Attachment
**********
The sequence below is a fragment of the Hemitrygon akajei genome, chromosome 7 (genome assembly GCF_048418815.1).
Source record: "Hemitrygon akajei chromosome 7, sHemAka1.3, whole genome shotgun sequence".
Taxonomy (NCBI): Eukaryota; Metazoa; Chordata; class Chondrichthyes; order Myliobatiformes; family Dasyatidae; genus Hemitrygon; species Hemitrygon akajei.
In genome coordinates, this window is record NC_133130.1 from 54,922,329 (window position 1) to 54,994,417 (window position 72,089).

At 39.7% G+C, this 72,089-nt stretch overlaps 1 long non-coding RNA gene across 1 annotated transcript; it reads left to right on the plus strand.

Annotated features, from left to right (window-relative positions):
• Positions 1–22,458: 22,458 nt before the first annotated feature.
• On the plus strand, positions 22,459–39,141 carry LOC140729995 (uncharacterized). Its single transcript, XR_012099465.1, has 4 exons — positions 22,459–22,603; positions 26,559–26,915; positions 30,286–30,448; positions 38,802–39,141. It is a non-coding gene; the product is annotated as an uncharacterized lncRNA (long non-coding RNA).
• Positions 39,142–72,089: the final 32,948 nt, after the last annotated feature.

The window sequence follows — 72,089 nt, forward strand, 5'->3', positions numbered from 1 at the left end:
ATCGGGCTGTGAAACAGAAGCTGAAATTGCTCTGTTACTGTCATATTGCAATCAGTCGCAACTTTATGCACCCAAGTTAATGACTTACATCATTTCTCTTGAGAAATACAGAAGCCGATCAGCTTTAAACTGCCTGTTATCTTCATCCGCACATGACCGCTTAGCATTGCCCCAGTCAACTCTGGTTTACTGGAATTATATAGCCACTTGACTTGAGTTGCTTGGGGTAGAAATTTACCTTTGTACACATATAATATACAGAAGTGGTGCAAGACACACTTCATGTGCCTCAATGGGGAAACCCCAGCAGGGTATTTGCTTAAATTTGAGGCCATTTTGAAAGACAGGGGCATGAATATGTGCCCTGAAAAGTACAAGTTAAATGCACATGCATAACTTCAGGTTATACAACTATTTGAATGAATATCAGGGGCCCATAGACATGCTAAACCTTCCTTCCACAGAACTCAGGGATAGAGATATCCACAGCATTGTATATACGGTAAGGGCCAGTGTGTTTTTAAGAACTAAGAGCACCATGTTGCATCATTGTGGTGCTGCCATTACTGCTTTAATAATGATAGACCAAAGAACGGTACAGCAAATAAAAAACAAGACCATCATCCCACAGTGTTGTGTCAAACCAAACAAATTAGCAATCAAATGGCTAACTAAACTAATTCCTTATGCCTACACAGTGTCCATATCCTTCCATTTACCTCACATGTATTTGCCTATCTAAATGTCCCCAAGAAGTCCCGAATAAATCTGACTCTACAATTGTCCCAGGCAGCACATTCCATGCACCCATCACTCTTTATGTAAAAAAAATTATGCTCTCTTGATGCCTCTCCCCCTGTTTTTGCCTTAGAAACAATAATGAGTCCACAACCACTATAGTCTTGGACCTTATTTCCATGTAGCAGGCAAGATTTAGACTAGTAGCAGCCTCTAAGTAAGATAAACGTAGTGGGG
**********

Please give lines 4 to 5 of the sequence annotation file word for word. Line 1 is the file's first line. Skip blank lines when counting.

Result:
In genome coordinates, this window is record NC_133130.1 from 54,922,329 (window position 1) to 54,994,417 (window position 72,089).

At 39.7% G+C, this 72,089-nt stretch overlaps 1 long non-coding RNA gene across 1 annotated transcript; it reads left to right on the plus strand.